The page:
Available at Amazon.com
Laura Dern……….Nikki Grace/Susan Blue
Jeremy Irons……….Kingsley Stewart
Justin Theroux……….Devon Berk/Billy Side
Harry Dean Stanton……….Freddie Howard
Peter J. Lucas……….Piotrek KrÃ³l
Karolina Gruszka……….Lost Girl
To try and describe Inland Empire would take almost as long as the film’s near three hour running time. Featuring the tale of Nikki Grace (Laura Dern), a once popular actress trying to make a comeback via the remake of a foreign film cursed in production and never finished, David Lynch’s latest effort is an attempt to turn a number of smaller bits of film into one coherent film and fails quite miserably because the film has no focus or coherent narrative.
The film in many ways resembles an experimental student film more than an actual film made by a studio because of how different Lynch goes with the tone. Since he wasn’t working with a script a lot of the film feels awkward to watch because Lynch decides to make the film weird early and often. If one can’t make it good one should go weird, one can suppose, if only because then the lack of a story or anything else but atmosphere in order to cover it up.
It also reeks of atmosphere in the same way Mulholland Drive, Lynch’s other major work, did while functioning with the same flaws as well. This is a film that’s visually arresting as the film looks poor and amateurish on purpose; there are a lot of quick cuts and edits that make the film a bit of a jumbled mess on occasion. The script is literally non-existent, therefore the film has no real way to find itself and become something special. While it has some interesting choices for music, and a terrific score, its lack of any sort of narrative just makes it seem like a three hour NYU entry into the Coca-Cola Refreshing Filmmaker’s Contest as opposed to an actual movie.
Inland Empire also veers off into the absurd much more than it should and dabbles on the line between absurdity and normalcy plenty of times. There’s maybe 90 good minutes of focused narrative in the film and Lynch pads it off with dance sequences to songs like “The Locomotion” and has a seemingly obligatory topless scene from a nubile woman to justify the “R” rating for more than the gratuitous amounts of profanity. It’s excessively long and excessively bad for so long it ranks amongst the worst of the year.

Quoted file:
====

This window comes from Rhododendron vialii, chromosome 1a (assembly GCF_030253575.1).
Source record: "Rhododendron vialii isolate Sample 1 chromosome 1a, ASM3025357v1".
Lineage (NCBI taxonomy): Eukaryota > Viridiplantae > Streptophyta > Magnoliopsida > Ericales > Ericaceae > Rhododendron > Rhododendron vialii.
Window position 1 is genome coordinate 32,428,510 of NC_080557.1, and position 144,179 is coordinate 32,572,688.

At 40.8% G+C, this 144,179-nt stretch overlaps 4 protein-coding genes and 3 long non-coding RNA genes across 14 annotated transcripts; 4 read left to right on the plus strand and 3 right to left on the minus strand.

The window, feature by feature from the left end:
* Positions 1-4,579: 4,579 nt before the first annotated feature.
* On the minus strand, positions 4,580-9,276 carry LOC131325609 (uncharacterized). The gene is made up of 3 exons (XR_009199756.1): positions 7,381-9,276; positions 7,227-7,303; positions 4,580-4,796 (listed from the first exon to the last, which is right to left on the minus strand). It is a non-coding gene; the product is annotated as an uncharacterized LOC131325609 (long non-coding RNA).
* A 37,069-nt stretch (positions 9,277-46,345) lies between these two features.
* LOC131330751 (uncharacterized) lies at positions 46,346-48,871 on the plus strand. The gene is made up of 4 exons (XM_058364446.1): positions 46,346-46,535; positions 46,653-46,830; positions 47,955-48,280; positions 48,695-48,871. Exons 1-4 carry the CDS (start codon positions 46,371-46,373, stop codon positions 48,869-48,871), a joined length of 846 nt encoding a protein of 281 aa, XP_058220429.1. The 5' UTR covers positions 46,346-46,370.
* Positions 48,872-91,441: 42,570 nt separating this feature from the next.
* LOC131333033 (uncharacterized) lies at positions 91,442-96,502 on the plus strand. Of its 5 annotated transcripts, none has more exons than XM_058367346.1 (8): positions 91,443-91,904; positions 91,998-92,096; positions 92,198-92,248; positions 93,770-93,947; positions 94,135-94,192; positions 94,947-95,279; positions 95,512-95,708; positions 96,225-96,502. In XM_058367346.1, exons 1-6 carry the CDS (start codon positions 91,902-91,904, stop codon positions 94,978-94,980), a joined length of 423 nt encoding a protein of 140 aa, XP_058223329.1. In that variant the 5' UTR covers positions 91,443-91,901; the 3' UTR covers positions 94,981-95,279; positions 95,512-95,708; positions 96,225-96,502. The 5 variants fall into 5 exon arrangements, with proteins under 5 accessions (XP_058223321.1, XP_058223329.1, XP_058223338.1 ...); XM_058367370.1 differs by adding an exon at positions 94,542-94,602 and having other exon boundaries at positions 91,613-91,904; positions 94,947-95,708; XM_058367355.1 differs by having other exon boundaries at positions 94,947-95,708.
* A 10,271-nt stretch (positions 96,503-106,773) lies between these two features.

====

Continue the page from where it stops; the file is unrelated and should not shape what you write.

A/V QUALITY CONTROL
Presented in a Dolby Digital 5.1 format in a widescreen presentation, complete with 1.85:1 aspect ratio, the film does have a good transfer but a rather lackluster audio component. While it utilizes the system effectively, the audio itself is rather soft and one needs to turn up any reasonable surround sound to higher than normal levels to achieve a median level of sound. The video level is much stronger but is low quality on purpose. It’s good-looking despite the film’s intentional low-budget look.
Lynch 2 follows behind the scenes of Inland Empire with David Lynch as he sets up scenes, et al. Without any sort of narrative, it’s interesting to see Lynch at work with his cast and crew. It’s interesting to see him at work, admittedly, but the piece has a decidedly lack of a narrative that hurts it. There are some title cards to dictate some things, but the piece largely wanders in and out with no perspective. It runs about 30 minutes, giving us an extended look at the creative process.
More Things That Happened is the deleted scenes and material from the film. This isn’t the standard 10 minutes of bad stuff; Lynch has 90 minutes worth of material he didn’t use, almost an entire feature in and of itself.
There are some rather unique features on the second disc as well. Ballerina is a twelve minute piece featuring interesting camera work, a fog machine and a ballerina dancing, while Stories is a feature with Lynch telling stories. There is a Stills Gallery as well as all three of the film’s Theatrical Trailers, as well as a short feature with David Lynch cooking Quinoa.